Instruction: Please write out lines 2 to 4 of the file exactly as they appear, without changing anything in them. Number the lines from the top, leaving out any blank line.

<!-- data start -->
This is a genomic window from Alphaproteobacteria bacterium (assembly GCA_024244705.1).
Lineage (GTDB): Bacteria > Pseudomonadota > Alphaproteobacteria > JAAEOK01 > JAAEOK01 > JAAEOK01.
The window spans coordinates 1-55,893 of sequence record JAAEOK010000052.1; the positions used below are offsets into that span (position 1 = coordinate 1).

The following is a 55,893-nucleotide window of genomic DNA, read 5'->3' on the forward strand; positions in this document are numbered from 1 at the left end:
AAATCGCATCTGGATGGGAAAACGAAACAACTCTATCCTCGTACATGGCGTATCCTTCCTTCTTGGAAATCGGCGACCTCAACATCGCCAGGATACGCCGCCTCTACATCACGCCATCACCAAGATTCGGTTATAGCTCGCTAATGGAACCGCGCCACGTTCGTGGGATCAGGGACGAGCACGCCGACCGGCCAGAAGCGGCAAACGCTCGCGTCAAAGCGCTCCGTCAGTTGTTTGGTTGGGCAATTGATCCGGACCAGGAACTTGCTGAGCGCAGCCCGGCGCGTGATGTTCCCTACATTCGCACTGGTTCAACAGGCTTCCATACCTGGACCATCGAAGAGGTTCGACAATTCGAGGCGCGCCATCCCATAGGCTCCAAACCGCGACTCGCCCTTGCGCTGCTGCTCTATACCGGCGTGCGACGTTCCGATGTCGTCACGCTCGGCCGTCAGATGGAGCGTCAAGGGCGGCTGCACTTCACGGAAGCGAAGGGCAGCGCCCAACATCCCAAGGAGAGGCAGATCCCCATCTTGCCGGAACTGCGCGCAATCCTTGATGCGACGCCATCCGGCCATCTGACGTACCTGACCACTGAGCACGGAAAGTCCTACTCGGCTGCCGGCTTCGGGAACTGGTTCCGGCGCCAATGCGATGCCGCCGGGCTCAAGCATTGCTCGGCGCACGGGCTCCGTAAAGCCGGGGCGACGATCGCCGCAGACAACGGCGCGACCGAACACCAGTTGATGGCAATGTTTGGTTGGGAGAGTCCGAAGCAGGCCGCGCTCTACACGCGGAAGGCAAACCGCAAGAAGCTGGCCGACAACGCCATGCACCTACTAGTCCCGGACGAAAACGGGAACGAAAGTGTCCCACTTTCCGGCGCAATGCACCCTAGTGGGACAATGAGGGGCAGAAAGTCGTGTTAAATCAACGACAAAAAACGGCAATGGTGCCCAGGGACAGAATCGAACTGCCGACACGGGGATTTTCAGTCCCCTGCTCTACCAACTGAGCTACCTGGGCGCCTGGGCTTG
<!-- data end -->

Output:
Lineage (GTDB): Bacteria > Pseudomonadota > Alphaproteobacteria > JAAEOK01 > JAAEOK01 > JAAEOK01.
The window spans coordinates 1-55,893 of sequence record JAAEOK010000052.1; the positions used below are offsets into that span (position 1 = coordinate 1).

The following is a 55,893-nucleotide window of genomic DNA, read 5'->3' on the forward strand; positions in this document are numbered from 1 at the left end: